10. THEY TRY TO BE POLITE EVEN AFTER SMASHING SOMEONE.

Injuries are expected in derby, but if you unwittingly broke someone’s nose, it’s considered polite track manners to check up on them later. “I remember seeing a nasty injury and our league sent her flowers and a card,” Barbie O’Havoc says.

11. THEY CAN WATCH OTHER TEAMS PRACTICE.

Good luck allowing members of an NFL team to drop in on an opposing team’s practice. Derby, which prides itself on a communal atmosphere, doesn’t mind opening its doors for visiting rivals. “If I go to, say, San Diego and ask to practice with the local team there, most of the time they would say yes,” Elektra-Q-Tion says.

12. A PENNY CAN SPELL DOOM.

It’s not often something as tiny as a coin can bring a sporting event to a complete halt, but that’s what happens when you’re dependent on skate mobility. Barbie O’Havoc says that although tracks are swept and cleaned before bouts, the odd foreign object can still pop up, causing wheels (and feet) to go flying. “There’s a washer on the toe stop that can fall off,” she says. “And I’ve seen people lose their wedding rings.” Pebbles and other tiny hazards will prompt a time-out until they're found and disposed of.

13. THEY DISLIKE HOLLYWOOD.

Whenever television crime dramas depict derby, it’s typically presented as a bunch of “bad girls” with sour attitudes and a thirst for blood on the track. “That seems to be very attractive to movie and television people,” Elektra-Q-Tion says. “Usually someone gets murdered.” 2009’s Whip It, a comedy-drama starring Ellen Page and directed by Drew Barrymore, didn’t fare much better in terms of believability—but players will give that one a pass. “Whip It was great press for us. That’s when we had most of our new audience and skaters come in.”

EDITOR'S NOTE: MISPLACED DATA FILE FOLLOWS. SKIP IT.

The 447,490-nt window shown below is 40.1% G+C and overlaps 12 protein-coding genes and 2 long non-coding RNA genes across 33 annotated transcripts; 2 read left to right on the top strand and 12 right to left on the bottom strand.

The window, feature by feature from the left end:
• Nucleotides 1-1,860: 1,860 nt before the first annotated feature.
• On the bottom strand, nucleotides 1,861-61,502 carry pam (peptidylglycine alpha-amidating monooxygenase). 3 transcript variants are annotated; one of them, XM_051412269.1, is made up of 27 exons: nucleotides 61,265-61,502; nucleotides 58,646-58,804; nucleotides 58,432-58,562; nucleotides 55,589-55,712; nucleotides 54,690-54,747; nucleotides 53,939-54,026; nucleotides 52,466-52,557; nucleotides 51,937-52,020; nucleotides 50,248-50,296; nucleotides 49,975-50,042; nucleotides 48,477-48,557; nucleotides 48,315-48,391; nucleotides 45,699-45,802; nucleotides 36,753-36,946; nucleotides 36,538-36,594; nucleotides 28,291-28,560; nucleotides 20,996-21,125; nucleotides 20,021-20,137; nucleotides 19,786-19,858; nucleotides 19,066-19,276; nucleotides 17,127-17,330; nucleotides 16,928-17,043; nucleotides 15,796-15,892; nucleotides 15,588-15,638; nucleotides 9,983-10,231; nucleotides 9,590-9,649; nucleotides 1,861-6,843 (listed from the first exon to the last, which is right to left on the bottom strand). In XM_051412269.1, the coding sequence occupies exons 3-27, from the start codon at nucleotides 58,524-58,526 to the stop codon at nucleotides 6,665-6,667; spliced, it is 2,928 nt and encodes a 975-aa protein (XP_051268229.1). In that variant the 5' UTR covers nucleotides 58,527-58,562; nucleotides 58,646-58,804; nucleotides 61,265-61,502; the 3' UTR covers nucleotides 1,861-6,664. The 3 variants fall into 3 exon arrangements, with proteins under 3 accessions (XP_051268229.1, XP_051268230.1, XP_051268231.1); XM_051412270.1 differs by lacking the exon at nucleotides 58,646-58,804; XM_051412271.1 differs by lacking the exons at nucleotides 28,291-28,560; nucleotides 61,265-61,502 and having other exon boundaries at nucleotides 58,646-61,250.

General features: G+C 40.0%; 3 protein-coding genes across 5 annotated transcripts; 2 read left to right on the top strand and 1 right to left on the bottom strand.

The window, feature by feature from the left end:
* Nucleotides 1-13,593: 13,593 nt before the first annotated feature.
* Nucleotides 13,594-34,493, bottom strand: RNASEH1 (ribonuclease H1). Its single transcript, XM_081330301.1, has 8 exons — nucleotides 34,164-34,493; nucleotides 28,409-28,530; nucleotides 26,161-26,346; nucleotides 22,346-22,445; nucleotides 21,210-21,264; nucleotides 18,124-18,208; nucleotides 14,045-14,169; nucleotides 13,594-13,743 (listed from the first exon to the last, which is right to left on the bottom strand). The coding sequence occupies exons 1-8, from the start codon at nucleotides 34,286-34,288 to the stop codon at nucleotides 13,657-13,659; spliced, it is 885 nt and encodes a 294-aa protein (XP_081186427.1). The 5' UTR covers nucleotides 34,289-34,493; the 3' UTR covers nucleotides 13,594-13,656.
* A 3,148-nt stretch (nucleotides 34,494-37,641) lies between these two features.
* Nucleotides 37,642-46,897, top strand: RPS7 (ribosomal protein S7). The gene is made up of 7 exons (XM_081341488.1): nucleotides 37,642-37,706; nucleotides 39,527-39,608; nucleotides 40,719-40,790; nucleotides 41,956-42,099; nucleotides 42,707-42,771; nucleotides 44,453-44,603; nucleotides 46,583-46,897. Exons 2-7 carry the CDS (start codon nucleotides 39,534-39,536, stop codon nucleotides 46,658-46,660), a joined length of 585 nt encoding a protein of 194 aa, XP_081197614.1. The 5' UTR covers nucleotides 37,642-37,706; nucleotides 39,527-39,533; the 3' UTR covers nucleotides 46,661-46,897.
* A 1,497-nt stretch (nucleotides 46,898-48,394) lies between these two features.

All images courtesy of Getty.

A version of this story ran in 2016.

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Shout! Factory
Original GLOW Wrestling Series Hits Twitch
Shout! Factory
Shout! Factory

When it premiered in June 2017, GLOW was a bit of a sleeper offering for Netflix. With the amount of original programming ordered by the streaming service, a show based on an obscure women’s pro wrestling league from the 1980s seemed destined to get lost in the shuffle.

Instead, the series was a critical and commercial success. Ahead of its second season, which drops on June 29, you'll have a chance to see the mat work of the original women who inspired it.

Shout! Factory has announced they will be live-streaming clips from the first four seasons of GLOW (Gorgeous Ladies of Wrestling), which first premiered in 1986, beginning at 9 p.m. ET on June 28. The stream, which will be available on shoutfactorytv.com and Twitch, will feature original footage framed by new interviews with personalities including Godiva, host Johnny C, and Hollywood. The show will air live from the Santino Brothers Wrestling Academy in Los Angeles.

Godiva, who was portrayed by Dawn Maestas, inspired the character Rhonda (a.k.a. Brittanica) on the Netflix series; Hollywood was the alter ego of Jeanne Basone, who inspired the character Cherry in the fictionalized version of the league. Basone later posed for Playboy and takes bookings for one-on-one wrestling matches with fans.

Shout! Factory's site also features a full-length compilation of footage, Brawlin’ Beauties: GLOW, hosted by onetime WWE interviewer “Mean” Gene Okerlund.